Children who experience jaw pain might find it uncomfortable since it hinders their ability to speak or eat. The most common cause of jaw pain is problems involving the temporomandibular joint, or TMJ. Preventing jaw pain only requires a correct diagnosis.
This post from kidsrush.com explains how to prevent jaw pain in children and treatment options for treating it.
Table Of Contents
- 1 Jaw Pain In Children: Possible Causes
- 2 Jaw Pain in Children: Symptoms and Signs
Jaw Pain In Children: Possible Causes
Injuries and medical conditions are the most common reasons for jaw pain in children.
Temporomandibular joint dysfunction: Teeth grinding, stress or clenching can result in TMJ dysfunction, as can overexertion, anxiety, or emotional issues. 
Headache or cluster headaches: The occurrence of cluster headaches being rare in children could be one reason for jaw pain. Generally, this type of headache begins in one part of the head and spreads to the nose, cheek, jaw, and back. 
Dental problems: Abscessed teeth and certain dental infections can cause swelling in the jaw and pain.
Bruxism (teeth grinding): The TMJ or surrounding muscles may become stiff or painful as a result of frequent clenching or grinding. This pain could give rise to jaw pain.
Chest pain: Sometimes jaw pain can arise from chest pain. The pain radiates from the chest to the neck to the jaw and shoulder.
Broken jaw: Trauma may cause a lower jaw fracture. This leads to swelling and discomfort.
Joint pain: Various joints of the body, including the jaw, can be painful if the child has joint problems, such as juvenile arthritis.
Sinusitis: Sinusitis of the upper jaw, otherwise known as maxillary sinusitis, may be the cause of upper jaw pain.
Trigeminal neuralgia: The child could experience excruciating pain in his or her face, including the jaw, as such a condition causes chronic, and chronic pain.
Malocclusion of teeth: A malocclusion is a misalignment that misaligns the upper and lower jaws causing them to be crowded or crooked. If this condition occurs in children, they may develop jaw pain, tooth decay, and teeth grinding from the dental problems they are suffering.
Treatment for jaw pain is suggested based on the severity of the symptoms, which may include other disorders.
Jaw Pain in Children: Symptoms and Signs
However, the pain may not be as noticeable to the child if it occurs in patches. In such a case, the following symptoms may indicate the child is suffering from jaw pain.
- Problems with mouth opening and closing
- Ear pain and headaches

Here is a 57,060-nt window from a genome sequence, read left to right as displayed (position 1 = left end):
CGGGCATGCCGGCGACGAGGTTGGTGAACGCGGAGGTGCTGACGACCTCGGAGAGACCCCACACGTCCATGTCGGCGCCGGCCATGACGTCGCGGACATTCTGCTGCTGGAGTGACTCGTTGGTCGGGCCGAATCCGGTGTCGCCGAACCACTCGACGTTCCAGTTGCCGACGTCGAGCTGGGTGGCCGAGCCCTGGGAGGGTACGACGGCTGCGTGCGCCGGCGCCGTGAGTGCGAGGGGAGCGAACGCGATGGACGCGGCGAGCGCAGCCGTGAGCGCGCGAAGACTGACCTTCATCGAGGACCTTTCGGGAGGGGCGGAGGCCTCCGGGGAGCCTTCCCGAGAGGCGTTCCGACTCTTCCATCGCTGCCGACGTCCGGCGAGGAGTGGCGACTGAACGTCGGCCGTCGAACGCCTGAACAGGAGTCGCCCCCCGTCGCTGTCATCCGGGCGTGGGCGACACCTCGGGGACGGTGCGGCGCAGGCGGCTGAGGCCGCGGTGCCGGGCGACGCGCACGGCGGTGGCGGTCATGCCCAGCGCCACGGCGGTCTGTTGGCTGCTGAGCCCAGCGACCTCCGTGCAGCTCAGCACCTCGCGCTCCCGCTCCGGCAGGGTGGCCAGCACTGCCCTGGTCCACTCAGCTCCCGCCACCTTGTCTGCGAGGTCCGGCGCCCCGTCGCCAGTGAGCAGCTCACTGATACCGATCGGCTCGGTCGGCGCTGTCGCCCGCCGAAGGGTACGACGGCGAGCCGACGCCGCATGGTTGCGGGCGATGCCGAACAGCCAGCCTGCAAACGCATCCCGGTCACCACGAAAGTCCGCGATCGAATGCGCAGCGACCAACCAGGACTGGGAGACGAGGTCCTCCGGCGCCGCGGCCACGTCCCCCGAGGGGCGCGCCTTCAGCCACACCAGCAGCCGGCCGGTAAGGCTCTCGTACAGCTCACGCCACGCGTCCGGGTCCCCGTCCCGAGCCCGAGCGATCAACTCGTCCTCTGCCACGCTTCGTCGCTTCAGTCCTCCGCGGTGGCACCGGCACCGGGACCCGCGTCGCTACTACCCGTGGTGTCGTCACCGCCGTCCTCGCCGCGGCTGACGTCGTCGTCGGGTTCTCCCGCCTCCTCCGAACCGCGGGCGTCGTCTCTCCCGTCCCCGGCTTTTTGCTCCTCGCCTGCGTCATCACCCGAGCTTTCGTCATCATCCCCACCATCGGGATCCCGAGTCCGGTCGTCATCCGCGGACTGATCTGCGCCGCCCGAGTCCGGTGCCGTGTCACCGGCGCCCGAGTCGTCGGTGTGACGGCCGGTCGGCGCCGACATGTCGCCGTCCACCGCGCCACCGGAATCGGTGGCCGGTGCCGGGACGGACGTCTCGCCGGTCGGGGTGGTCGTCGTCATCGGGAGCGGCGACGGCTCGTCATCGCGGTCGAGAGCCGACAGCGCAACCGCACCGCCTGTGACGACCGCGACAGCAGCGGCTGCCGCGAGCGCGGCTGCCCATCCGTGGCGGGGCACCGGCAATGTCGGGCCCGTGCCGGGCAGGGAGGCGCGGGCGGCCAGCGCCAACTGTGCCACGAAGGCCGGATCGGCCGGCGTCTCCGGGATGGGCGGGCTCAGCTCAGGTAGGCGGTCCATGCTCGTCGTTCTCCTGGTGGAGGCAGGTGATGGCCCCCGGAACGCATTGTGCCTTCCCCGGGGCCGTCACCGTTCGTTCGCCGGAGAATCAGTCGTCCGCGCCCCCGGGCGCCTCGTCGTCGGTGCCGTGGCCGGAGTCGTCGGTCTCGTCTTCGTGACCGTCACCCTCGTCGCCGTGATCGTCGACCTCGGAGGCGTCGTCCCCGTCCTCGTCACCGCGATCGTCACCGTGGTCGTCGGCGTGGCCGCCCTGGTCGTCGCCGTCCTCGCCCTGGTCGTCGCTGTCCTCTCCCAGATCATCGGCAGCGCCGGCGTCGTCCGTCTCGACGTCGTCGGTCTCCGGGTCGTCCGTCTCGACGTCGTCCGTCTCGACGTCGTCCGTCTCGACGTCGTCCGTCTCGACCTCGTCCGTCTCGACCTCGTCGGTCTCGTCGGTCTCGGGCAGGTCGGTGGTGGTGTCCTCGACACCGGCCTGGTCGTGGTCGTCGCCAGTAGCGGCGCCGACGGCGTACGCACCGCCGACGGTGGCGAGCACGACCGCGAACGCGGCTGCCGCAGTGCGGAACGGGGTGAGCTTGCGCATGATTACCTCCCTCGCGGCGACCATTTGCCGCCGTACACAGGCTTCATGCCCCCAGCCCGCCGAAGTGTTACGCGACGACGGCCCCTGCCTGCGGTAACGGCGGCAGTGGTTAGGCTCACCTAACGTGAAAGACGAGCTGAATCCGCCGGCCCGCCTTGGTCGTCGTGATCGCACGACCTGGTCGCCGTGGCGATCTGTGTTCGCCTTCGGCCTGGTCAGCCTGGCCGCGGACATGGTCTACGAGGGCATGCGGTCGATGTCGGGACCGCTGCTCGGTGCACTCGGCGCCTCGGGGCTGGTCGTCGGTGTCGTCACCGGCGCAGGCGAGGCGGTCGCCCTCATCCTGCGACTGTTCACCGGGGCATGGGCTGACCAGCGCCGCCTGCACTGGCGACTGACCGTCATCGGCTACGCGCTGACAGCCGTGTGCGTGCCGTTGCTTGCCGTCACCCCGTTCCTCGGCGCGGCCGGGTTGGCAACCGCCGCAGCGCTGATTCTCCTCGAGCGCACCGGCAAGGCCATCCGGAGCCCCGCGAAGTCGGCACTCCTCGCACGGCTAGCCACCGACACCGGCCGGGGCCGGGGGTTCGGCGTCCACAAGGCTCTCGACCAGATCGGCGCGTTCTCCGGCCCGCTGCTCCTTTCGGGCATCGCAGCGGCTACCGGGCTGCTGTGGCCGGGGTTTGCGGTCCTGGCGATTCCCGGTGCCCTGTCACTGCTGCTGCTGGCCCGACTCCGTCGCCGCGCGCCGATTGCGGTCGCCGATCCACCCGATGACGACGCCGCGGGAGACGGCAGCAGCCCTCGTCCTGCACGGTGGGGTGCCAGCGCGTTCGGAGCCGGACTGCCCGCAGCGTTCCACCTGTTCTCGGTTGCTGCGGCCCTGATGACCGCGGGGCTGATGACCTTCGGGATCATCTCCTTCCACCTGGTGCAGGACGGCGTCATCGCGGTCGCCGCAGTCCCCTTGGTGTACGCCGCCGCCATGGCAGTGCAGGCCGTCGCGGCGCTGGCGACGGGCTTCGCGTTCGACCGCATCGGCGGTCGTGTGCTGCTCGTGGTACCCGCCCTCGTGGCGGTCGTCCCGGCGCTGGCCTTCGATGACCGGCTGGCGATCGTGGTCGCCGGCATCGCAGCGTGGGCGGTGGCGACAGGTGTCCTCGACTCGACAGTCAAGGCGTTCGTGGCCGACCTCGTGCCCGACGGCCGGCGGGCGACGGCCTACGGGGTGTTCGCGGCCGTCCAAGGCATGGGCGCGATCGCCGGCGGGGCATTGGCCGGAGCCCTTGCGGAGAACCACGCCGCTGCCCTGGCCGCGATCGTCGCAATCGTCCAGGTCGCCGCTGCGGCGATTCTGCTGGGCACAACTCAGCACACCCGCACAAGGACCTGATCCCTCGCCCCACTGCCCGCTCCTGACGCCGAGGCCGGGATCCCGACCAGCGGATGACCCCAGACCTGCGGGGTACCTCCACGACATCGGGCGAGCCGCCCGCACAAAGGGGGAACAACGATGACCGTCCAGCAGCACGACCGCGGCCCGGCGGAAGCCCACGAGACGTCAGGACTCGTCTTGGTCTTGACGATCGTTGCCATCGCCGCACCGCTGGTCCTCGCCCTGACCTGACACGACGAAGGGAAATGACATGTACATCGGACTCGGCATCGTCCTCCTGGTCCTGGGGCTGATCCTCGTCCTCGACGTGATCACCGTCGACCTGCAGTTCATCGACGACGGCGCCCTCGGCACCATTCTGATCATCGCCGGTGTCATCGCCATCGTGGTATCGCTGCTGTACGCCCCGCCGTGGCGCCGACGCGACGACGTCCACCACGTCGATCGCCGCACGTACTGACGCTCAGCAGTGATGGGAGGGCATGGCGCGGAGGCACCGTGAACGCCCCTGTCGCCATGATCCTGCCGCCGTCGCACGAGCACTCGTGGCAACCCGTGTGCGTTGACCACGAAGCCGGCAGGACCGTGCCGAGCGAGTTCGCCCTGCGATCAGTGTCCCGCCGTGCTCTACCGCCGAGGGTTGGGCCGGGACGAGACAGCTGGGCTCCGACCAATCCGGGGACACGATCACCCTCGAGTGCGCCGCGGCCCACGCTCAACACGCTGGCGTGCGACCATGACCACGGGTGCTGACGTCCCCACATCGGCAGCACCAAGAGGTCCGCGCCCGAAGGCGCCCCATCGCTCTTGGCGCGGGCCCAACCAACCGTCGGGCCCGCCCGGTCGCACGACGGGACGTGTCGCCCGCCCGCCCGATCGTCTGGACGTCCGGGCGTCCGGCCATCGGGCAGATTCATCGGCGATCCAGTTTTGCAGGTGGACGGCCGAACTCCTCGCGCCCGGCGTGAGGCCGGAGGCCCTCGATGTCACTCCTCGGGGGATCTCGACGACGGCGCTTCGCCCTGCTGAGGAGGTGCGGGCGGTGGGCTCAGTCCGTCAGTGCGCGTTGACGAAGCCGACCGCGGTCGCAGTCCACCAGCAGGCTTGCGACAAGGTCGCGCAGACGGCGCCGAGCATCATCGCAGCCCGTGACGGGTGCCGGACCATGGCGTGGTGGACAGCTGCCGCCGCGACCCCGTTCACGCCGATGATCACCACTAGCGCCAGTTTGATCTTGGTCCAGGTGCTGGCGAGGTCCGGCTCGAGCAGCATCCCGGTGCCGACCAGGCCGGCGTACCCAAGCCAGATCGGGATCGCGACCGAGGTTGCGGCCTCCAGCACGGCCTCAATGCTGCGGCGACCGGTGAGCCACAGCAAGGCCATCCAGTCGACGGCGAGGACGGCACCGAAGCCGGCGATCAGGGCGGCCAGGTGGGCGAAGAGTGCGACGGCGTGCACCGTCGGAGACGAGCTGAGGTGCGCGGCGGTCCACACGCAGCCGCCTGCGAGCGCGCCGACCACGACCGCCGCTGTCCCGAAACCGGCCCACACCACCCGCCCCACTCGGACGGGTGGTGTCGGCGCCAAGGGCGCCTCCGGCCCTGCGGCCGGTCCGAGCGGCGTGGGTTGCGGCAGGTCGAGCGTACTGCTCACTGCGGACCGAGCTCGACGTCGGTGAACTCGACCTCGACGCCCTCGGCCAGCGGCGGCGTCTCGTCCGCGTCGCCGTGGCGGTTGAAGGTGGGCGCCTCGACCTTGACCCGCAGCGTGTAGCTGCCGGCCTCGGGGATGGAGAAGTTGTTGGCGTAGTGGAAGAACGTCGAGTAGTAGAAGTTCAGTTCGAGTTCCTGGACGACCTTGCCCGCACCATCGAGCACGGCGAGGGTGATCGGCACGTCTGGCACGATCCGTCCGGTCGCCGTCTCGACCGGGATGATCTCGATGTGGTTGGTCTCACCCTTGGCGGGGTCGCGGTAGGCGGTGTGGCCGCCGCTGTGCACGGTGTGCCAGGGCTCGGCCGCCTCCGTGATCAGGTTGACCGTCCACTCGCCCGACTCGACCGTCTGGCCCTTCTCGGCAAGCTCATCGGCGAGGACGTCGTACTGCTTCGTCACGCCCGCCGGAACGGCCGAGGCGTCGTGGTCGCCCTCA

- Trouble chewing and biting
- Jaw clicks, grinds, and pops
- When yawning or chewing or talking, you develop pain near one’s ear and facial muscles.
- The jaw is swollen, painful, and fatigued
What Is The Best Time To See A Doctor?
A jaw problem could manifest as symptoms of other problems. If in doubt, consult your doctor for further diagnosis.
The doctor may use several diagnostic measures depending on the signs and symptoms.
- Examining the jaw, mouth, and neck.
- The doctor may want to ask about previous medical conditions and any pain in the past.
- If none of the other options yield results, radiology procedures such as X-rays, MRIs, or CT scans may be considered.
Jaw pain is treated based on its underlying cause.
What are the treatment options for children with jaw pain?
There are several treatment options available for the treatment of jaw pain in children, depending on its severity.
Pain management: Pain that is mild or caused by a temporary condition may be managed at home with heat packs and an ice pack wrapped in a towel or bag. Both heat packs and an ice pack are great ways to manage pain as well.
Medications: Some doctors may refer patients to a doctor for medications like ibuprofen or acetaminophen to treat muscles or inflammation. Severe cases may need to be administered painkillers to relieve jaw discomfort.
Physical therapy: Jaw stretching exercises, warm or cold compresses, and soothing massage may reduce jaw pain.
Splint: The occlusal splint acts as a cushion and prevents teeth grinding by placing soft acrylic between the upper and lower pairs of teeth. This splint also boosts the stability of the joint, thus lowering jaw pain.
Injections: The joints of children with arthritis may be injected with steroidal compounds to improve their comfort levels.
Surgery: Jaw dislocations and other injuries may require surgical correction. Surgical options include arthrocentesis, orthognathic surgery, open joint surgery, arthroscopy, and joint replacements.
Best ways to prevent jaw pain in children
It is not entirely possible to prevent jaw pain. However, some prevention can be applied to avoid complications and relieve the pain as it progresses.
- Take care when chewing and eating hard foods, which could lead to jaw strain.
- Food can be eaten softly, and smaller bites are helpful
- As much as possible, rest the jaw.
- If your child grinds or clenches their teeth, you may take them to the dentist.
- Muscles in the cheeks, temples, and jaw should be massaged regularly.
- By exercising and stretching regularly, joints may become more flexible.
Is there a risk of developing TMJ dysfunction if not treated?
If it is not treated, jaw pain caused by TMJ disorders may negatively affect the quality of life of a child. Untreated jaw pain may lead to the following complications.
- Damage to the joints and inflammation
- Dental issues and inner ear problems
- Locked jaw
- Neck, shoulder, and back pain
- Eating disorders
Children with jaw pain are generally not troubled by these conditions. Nevertheless, the signs and symptoms should not be ignored. It is better to diagnose the cause early and to take steps to relieve pain quickly. Additionally, teach your child about the preventive methods to prevent their child from developing jaw pain.
Are there any tips that you could give to children with jaw pain? Please add them to the comments section below.